Burns still waiting on Senate vote for Irish ambassadorship

“To think of it: my grandfather was a very poor immigrant in County Kerry in 1892 and a little over 120 years later I am being selected as a representative of 35 million or 40 million Americans of Irish heritage and this president to go to Ireland. It is astonishing; I have to pinch myself.”

U.S. Ambassador to Ireland nominee Brian Burns in The Irish Times.

“The extraordinary support provided by Brian Burns, members of the Burns family, and their associates and friends has helped make Boston College one of the world’s leading centers for the study and appreciation of Ireland and the Irish diaspora.”

Christian Dupont, head librarian at the John J. Burns Library of Rare Books and Special Collections at Boston College (Brian Burns is a son of John J. Burns. This is a great collection, which I visited in 2013.)

“I read the Irish papers from time to time, and I see nothing but criticism for President Trump. That’s a huge error.”

Burns quoted in the Palm Beach (Fla.) Daily News

As of 20 February, a Senate vote to confirm Burns has not been scheduled.

Brian Burns at BC in 2012.

St. Valentine rests at Carmelite church in Dublin

Saint Valentine rests at the Church of Our Lady of Mount Carmel, Whitefriar Street, Dublin, near the National Archives of Ireland.

The third century saint’s mortal remains were gifted by Pope Gregory XVI to Irish Carmelite Fr. John Spratt in November 1836. Spratt built the Whitefriar Street church in 1825 and also enjoyed a good reputation in Rome for his stirring homilies.

Read more at the Whitefriar Street Church website; or watch this video from The Irish Independent:

Protestant memories enhance Irish folklore collection

Last summer, the National Folklore Collection at University College Dublin made this public admission: “Irish Protestant cultural history is not as well represented in the archives … as that of the Catholic community.”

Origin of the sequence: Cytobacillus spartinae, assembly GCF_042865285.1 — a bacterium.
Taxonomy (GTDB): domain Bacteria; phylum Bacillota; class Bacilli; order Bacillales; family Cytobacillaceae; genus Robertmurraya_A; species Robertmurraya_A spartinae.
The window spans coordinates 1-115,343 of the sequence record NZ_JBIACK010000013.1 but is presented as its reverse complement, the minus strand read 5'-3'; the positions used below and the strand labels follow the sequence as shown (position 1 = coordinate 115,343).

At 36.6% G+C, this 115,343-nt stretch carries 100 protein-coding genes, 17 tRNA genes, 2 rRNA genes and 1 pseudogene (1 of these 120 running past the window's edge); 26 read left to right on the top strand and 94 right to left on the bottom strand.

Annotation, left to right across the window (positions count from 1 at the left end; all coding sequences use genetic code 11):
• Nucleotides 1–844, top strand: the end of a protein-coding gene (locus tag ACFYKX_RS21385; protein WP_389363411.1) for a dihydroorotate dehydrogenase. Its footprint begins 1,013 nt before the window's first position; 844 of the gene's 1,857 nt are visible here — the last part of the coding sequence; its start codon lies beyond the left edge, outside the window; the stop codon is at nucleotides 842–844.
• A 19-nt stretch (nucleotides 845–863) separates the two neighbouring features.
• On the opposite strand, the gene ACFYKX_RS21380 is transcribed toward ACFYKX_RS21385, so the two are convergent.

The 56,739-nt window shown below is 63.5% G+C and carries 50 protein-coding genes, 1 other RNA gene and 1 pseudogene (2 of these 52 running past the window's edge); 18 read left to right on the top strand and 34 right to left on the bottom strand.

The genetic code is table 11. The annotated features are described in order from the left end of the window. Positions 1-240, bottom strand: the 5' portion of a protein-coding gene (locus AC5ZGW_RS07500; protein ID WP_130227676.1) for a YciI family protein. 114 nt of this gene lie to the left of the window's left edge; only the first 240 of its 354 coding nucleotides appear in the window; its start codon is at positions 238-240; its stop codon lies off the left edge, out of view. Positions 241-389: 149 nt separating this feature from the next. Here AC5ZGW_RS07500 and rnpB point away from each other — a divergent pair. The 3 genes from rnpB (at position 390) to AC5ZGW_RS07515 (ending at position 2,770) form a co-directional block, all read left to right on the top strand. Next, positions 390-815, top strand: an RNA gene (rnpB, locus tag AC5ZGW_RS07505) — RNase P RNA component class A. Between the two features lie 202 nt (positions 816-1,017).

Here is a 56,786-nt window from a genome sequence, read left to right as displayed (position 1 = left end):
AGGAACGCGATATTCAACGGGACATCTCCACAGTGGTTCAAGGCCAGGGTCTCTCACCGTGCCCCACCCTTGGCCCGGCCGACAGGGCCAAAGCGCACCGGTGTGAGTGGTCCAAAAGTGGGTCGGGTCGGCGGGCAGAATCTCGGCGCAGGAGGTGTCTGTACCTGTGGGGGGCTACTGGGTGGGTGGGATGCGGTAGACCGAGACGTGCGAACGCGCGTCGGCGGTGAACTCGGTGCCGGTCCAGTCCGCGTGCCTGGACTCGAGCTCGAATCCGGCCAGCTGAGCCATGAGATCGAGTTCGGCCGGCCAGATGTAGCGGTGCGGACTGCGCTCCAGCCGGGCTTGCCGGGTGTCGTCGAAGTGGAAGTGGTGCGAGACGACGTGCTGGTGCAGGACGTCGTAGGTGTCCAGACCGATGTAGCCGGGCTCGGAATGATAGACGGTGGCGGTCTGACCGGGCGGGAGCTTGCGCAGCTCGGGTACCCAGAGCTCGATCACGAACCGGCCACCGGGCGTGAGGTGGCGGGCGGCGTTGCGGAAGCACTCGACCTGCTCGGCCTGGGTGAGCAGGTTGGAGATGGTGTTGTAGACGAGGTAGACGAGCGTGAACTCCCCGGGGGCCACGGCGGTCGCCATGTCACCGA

To address the imbalance, the special library launched the “Irish Protestant Folk Memory Project.” The effort was partially linked to the decade of centennial remembrances of the turbulent years leading to the creation of the Irish Free State in 1922, with the majority Protestant province of Ulster partitioned as Northern Ireland.

In the 26 counties of southern Ireland, “the social and political upheavals of this period profoundly affected the lives of many [minority Protestant] families, presenting challenges with respect to their sense of national identity and historic allegiance,” the NFC said.

So far, the NFC has interviewed over 50 people and been inundated with correspondence from Protestants who are keen to tell their stories and to record their history, The Irish Times reports under the headline, The Secret Lives of Ireland’s Protestants.

A lead researcher says there is compelling evidence that while most Protestants in the Republic saw themselves as completely separate from those in Northern Ireland, this was not always the case for those in Border areas. Also, although the Protestant community is comprised mainly of Anglicans, Methodists and Presbyterians, it was never homogenous.

For more political background, read the concluding chapter of the 1983 book “Protestants in a Catholic State: Ireland’s Privileged Minority,” by Kurt Bowen.

Kenny urged to skip St. Paddy’s Day visit to Trump

You know global politics have entered uncharted territory when the Irish leader is urged to boycott the annual St. Patrick’s Day visit to the White House. But that’s how toxic U.S. President Donald Trump has become in the wake of slapping travel restrictions on immigrants and other visitors from seven predominantly Muslim countries. A federal judge has temporarily blocked the order.

Irish Taoiseach Enda Kenny “will need the luck of the Irish if he is to pull off this year’s visit without significant criticism,” the Washington Post said in a wave of coverage on both side of the Atlantic about the scheduled visit. So far, Kenny insists he will fly to Washington in mid-March.

An online poll in the Dublin-based TheJournal.ie measured 34 percent of respondents saying Kenny should make the trip, compared to 33 percent believing he should dump Trump. Another 28 percent said Kenny should make the trip but voice displeasure with the policy. At New York-based Irish Central, online polling showed 47 percent support for Kenny meeting with Trump, with 27 percent opposed and 23 percent in favor of the Irish leader visiting the U.S. but not the White House. (Both poll results as of 4 February.)

Kenny was one of the first world leaders to congratulate Trump shortly after the American’s victory in November. “He is looking forward to doing business with Ireland and I asked him specifically about Patrick’s Day, he is looking forward to continuing that tradition over many years,” Kenny said.